Following part one of our Big Data in Security series on TRAC tools, I caught up with talented data scientist Mahdi Namazifar to discuss TRAC’s work with the Berkeley AMPLab Big Data stack.
Researchers at University of California, Berkeley AMPLab built this open source Berkeley Data Analytics Stack (BDAS), starting at the bottom what is Mesos?
AMPLab is looking at the big data problem from a slightly different perspective, a novel perspective that includes a number of different components. When you look at the stack at the lowest level, you see Mesos, which is a resource management tool for cluster computing. Suppose you have a cluster that you are using for running Hadoop Map Reduce jobs, MPI jobs, and multi-threaded jobs. Mesos manages the available computing resources and assigns them to different kinds of jobs running on the cluster in an efficient way. In a traditional Hadoop cluster, only one Map-Reduce job is running at any given time and that job blocks all the cluster resources. Mesos on the other hand, sits on top of a cluster and manages the resources for all the different types of computation that might be running on the cluster. Mesos is similar to Apache YARN, which is another cluster resource management tool. TRAC doesn’t currently use Mesos.
You mentioned that this stack is novel, how so?
The layer that excites us the most is Spark, which is the stack’s Map-Reduce engine. The innovative idea behind Spark is the concept of Resilient Distributed Datasets (RDD). For the purpose of fault tolerance, Hadoop Map-Reduce uses redundancy in the sense that after every stage of a Map-Reduce job, multiple copies of the intermediate results are written to disk on different nodes, so that in the case of losing a process or a node, the part of the job that was lost may be restarted from the last finished stage. This writing to and reading from disk at each stage of a job significantly slows down the whole process. In Spark, on the other hand, the concept of redundancy for fault tolerance is replaced by the concept of RDD. For the purpose of fault tolerance, for each RDD, which is, in principle, a slice of a data set, Spark keeps the lineage of the RDD. So for each RDD, Spark remembers how it was built and the set of transformations that happened on the data to make that RDD. In the event that a specific RDD is lost (using the lineage of the lost RDD), Spark can rebuild the RDD from scratch. As you can see this scenario is not disk I/O intensive like Hadoop Map-Reduce.
Spark is also novel in the way it performs Map-Reduce job execution planning. If job stages can be combined into one stage, Spark automatically plans the execution of the job accordingly. This kind of optimization in Spark Map-Reduce makes it significantly faster than Hadoop Map-Reduce.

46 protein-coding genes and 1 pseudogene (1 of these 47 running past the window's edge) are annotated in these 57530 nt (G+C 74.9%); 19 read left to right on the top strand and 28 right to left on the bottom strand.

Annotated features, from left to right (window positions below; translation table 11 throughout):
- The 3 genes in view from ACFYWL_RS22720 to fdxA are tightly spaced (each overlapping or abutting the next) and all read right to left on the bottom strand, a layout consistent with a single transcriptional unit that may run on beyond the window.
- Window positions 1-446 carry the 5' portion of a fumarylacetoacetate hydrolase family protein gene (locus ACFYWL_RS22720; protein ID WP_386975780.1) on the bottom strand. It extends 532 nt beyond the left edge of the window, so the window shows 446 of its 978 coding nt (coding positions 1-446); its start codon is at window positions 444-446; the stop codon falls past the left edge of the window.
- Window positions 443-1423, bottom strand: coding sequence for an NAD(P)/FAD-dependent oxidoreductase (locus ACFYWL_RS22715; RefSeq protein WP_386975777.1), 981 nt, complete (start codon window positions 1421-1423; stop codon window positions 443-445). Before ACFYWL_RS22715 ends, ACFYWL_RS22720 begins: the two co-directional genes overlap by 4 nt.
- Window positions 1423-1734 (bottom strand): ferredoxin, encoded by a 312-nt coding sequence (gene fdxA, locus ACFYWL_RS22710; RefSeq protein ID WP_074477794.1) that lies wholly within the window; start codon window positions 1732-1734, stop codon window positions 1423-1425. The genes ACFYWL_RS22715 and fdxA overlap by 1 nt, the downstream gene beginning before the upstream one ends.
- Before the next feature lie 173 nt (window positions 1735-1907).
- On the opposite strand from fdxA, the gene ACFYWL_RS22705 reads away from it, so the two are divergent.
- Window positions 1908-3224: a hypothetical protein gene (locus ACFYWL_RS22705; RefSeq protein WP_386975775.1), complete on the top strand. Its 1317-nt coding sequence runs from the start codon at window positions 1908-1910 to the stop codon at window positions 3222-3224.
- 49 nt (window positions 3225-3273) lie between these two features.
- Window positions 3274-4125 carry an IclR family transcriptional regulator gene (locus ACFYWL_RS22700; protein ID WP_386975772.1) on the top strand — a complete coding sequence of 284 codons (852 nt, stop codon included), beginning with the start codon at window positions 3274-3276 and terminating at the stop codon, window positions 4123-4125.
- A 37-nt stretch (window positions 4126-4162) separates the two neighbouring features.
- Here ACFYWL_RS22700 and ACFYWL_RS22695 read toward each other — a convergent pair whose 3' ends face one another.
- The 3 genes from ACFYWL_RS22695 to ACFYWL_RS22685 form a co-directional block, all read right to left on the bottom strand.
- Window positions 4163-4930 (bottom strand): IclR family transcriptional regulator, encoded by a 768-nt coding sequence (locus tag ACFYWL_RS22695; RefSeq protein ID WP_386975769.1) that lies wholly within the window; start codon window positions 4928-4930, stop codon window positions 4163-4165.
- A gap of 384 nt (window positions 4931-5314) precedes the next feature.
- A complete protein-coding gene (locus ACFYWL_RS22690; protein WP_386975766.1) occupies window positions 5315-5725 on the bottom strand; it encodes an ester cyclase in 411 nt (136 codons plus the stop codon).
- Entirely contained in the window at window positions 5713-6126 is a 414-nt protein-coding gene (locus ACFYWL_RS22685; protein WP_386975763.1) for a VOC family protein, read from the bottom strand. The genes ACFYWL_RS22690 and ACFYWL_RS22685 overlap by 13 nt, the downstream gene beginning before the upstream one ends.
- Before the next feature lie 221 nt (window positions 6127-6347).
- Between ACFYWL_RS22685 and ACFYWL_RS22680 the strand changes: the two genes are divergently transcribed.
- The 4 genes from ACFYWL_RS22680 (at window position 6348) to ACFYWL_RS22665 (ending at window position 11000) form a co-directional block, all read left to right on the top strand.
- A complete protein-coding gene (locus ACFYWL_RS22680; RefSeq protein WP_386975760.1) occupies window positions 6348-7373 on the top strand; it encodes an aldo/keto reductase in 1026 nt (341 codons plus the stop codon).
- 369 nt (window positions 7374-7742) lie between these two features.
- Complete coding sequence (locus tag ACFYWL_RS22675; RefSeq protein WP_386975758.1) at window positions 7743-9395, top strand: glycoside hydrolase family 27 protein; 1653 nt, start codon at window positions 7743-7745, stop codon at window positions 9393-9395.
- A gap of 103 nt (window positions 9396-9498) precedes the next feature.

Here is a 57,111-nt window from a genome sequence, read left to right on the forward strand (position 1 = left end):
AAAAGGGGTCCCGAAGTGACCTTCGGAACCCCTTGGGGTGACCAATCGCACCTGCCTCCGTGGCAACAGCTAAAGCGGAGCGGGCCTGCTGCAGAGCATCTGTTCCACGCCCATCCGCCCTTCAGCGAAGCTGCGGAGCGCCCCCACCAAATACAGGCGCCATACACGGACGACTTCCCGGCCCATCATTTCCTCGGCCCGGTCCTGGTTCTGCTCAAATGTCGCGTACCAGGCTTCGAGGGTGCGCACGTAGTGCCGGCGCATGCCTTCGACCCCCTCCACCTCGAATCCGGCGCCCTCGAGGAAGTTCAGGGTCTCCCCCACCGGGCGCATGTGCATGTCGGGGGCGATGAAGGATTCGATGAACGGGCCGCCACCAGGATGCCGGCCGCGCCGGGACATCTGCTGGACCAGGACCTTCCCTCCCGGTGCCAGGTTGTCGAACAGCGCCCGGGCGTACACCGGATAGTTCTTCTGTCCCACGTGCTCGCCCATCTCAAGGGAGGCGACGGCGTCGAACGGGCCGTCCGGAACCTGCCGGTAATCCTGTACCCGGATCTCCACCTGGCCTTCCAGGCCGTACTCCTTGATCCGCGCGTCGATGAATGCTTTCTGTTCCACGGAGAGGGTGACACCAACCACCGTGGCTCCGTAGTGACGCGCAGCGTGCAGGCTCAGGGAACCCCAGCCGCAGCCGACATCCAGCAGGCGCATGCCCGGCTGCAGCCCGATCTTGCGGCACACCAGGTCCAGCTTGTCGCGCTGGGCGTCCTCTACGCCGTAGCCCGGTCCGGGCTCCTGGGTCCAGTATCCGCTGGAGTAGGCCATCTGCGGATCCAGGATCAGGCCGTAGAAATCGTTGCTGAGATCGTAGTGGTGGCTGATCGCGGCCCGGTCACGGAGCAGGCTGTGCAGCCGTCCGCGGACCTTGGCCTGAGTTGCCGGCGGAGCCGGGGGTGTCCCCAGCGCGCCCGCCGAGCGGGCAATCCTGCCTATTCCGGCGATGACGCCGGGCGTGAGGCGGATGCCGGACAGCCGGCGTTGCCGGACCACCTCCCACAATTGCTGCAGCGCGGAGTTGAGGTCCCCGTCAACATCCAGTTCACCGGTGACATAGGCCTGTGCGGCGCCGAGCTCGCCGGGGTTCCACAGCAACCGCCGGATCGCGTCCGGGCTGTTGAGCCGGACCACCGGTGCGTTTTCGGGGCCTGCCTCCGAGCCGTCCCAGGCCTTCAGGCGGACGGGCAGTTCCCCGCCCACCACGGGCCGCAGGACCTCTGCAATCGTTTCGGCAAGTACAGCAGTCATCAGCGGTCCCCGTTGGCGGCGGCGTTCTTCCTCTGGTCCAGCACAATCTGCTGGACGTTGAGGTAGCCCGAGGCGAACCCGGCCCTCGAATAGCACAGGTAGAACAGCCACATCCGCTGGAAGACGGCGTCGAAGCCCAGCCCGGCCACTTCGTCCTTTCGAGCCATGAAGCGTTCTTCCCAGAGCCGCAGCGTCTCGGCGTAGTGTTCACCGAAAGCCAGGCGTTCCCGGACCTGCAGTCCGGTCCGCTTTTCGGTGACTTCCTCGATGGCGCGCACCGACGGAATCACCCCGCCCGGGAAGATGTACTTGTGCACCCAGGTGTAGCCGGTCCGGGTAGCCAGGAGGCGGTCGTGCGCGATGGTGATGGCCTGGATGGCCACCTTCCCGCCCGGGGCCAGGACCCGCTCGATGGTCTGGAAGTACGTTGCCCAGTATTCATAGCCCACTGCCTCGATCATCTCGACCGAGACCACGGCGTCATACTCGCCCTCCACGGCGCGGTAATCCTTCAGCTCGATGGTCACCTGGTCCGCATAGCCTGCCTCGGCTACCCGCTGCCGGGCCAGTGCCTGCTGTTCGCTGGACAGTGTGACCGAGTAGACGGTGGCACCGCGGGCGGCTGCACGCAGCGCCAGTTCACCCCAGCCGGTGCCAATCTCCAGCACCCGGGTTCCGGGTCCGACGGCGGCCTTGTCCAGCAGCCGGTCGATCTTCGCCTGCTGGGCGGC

Spark is feature rich, and one of its most interesting capabilities is the in-memory computation. You can load an entire RDD or parts of it into memory in a distributed manner over the cluster and subsequently use this cached data for computation and, therefore, receive significant time savings. Using the cached data instead of reading the data from disk could result in two orders of magnitude faster computations.
Shark is another innovative BDAS element that we evaluated. Shark provides a SQL API for Spark, which is the equivalent of Hive for Hadoop Map-Reduce, but more optimized and with in-memory options. Shark’s advantages over other tools like Hive come from the use of optimizations such as Partial DAG Execution (PDE), map pruning, and in-memory capabilities.
Why did TRAC decide to use Spark?
In order for large volumes of data to be useful we need to be able to understand the data by playing with it, massaging it, summarizing it, and we also need to extract predictive signals out of the data. Spark provides a combination of great facilities for performing pretty much every kind of process on the data that you want in an easy and relatively efficient way. Spark is easy to use and it has APIs for Scala, Java, and Python. For example, writing a word count code for a set of text files using Spark’s Scala API is as easy as the following line:
val c = sc.textFile(<your files>).flatMap(x => x.split(“ ”)).map(x => (x,1)).reduceByKey(_+_)
Similar functionality in Java Hadoop Map-Reduce would literally require over one hundred lines of code. Looking at the other options for Map-Reduce programming, we find Spark to be one of the most powerful tools in terms of performance, flexibility, ease of use, ease of integration with other languages, and, of course, the in-memory capabilities. Pig, which is one of the most popular Map-Reduce languages for Hadoop, is another option and a great tool, but it lacks many Spark advantages.
More flexible resource management on the cluster is also a strong Spark feature. When you run a traditional Hadoop Map-Reduce job on your data (residing on HDFS), the job basically takes over the entire cluster and uses all of the cluster resources, thus you have a single jobs queue. With Spark, you can specify how many resources (CPU and memory) you want for each job and as a result, multiple jobs may be run simultaneously on the cluster.